Sequence homology and microhomology dominate chromosomal double-strand break repair in African trypanosomes

Nucleic Acids Res. 2008 May;36(8):2608-18. doi: 10.1093/nar/gkn104. Epub 2008 Mar 11.


Genetic diversity in fungi and mammals is generated through mitotic double-strand break-repair (DSBR), typically involving homologous recombination (HR) or non-homologous end joining (NHEJ). Microhomology-mediated joining appears to serve a subsidiary function. The African trypanosome, a divergent protozoan parasite, relies upon rearrangement of subtelomeric variant surface glycoprotein (VSG) genes to achieve antigenic variation. Evidence suggests an absence of NHEJ but chromosomal repair remains largely unexplored. We used a system based on I-SceI meganuclease and monitored temporally constrained DSBR at a specific chromosomal site in bloodstream form Trypanosoma brucei. In response to the lesion, adjacent single-stranded DNA was generated; the homologous strand-exchange factor, Rad51, accumulated into foci; a G(2)M checkpoint was activated and >50% of cells displayed successful repair. Quantitative analysis of DSBR pathways employed indicated that inter-chromosomal HR dominated. HR displayed a strong preference for the allelic template but also the capacity to interact with homologous sequence on heterologous chromosomes. Intra-chromosomal joining was predominantly, and possibly exclusively, microhomology mediated, a situation unique among organisms examined to date. These DSBR pathways available to T. brucei likely underlie patterns of antigenic variation and the evolution of the vast VSG gene family.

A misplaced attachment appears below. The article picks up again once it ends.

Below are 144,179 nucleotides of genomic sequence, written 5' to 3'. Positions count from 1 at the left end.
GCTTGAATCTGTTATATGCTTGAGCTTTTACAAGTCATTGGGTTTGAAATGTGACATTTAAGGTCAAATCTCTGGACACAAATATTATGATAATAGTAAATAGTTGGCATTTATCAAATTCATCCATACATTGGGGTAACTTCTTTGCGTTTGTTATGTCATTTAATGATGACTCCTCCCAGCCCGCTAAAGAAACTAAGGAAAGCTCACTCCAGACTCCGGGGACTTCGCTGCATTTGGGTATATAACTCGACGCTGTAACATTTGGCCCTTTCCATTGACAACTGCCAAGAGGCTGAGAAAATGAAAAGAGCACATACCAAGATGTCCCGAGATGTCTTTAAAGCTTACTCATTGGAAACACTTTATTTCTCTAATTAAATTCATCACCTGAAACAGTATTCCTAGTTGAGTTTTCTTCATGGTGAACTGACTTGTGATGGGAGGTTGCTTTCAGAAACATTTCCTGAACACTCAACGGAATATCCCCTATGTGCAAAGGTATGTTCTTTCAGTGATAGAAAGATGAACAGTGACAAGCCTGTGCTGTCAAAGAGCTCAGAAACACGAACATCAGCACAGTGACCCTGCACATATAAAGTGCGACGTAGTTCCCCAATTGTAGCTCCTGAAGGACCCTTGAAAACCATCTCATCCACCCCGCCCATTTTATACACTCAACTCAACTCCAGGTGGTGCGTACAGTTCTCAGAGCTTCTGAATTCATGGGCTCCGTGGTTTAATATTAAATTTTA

Publication types

  • Research Support, Non-U.S. Gov't

MeSH terms

  • Animals
  • Cell Cycle
  • Chromosome Breakage*
  • DNA Breaks, Double-Stranded*
  • DNA Repair*
  • DNA, Protozoan / chemistry
  • Kinetics
  • Protozoan Proteins / metabolism
  • Rad51 Recombinase / metabolism
  • Recombination, Genetic
  • Sequence Homology, Nucleic Acid
  • Trypanosoma brucei brucei / genetics*
  • Trypanosoma brucei brucei / metabolism


  • DNA, Protozoan
  • Protozoan Proteins
  • Rad51 Recombinase